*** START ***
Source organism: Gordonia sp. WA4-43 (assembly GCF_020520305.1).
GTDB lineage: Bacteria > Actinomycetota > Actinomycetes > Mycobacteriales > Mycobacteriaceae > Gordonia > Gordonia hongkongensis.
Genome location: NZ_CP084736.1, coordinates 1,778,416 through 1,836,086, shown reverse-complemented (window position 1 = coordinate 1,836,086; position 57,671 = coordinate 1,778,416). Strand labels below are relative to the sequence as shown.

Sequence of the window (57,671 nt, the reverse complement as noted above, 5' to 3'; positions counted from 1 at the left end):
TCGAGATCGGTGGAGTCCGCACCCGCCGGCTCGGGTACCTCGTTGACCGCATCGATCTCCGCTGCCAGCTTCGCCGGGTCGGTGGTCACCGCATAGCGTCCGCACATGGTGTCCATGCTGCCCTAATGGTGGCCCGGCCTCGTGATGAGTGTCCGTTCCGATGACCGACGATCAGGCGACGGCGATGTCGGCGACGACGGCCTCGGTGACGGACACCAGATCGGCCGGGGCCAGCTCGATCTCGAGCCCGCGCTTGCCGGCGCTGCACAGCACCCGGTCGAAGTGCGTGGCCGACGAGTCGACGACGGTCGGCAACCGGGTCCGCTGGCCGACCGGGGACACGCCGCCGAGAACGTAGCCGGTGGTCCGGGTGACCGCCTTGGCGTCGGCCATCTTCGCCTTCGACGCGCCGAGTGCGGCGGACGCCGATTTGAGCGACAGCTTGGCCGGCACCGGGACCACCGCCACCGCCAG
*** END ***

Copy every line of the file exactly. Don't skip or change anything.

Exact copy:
Source organism: Gordonia sp. WA4-43 (assembly GCF_020520305.1).
GTDB lineage: Bacteria > Actinomycetota > Actinomycetes > Mycobacteriales > Mycobacteriaceae > Gordonia > Gordonia hongkongensis.
Genome location: NZ_CP084736.1, coordinates 1,778,416 through 1,836,086, shown reverse-complemented (window position 1 = coordinate 1,836,086; position 57,671 = coordinate 1,778,416). Strand labels below are relative to the sequence as shown.

Sequence of the window (57,671 nt, the reverse complement as noted above, 5' to 3'; positions counted from 1 at the left end):
TCGAGATCGGTGGAGTCCGCACCCGCCGGCTCGGGTACCTCGTTGACCGCATCGATCTCCGCTGCCAGCTTCGCCGGGTCGGTGGTCACCGCATAGCGTCCGCACATGGTGTCCATGCTGCCCTAATGGTGGCCCGGCCTCGTGATGAGTGTCCGTTCCGATGACCGACGATCAGGCGACGGCGATGTCGGCGACGACGGCCTCGGTGACGGACACCAGATCGGCCGGGGCCAGCTCGATCTCGAGCCCGCGCTTGCCGGCGCTGCACAGCACCCGGTCGAAGTGCGTGGCCGACGAGTCGACGACGGTCGGCAACCGGGTCCGCTGGCCGACCGGGGACACGCCGCCGAGAACGTAGCCGGTGGTCCGGGTGACCGCCTTGGCGTCGGCCATCTTCGCCTTCGACGCGCCGAGTGCGGCGGACGCCGATTTGAGCGACAGCTTGGCCGGCACCGGGACCACCGCCACCGCCAG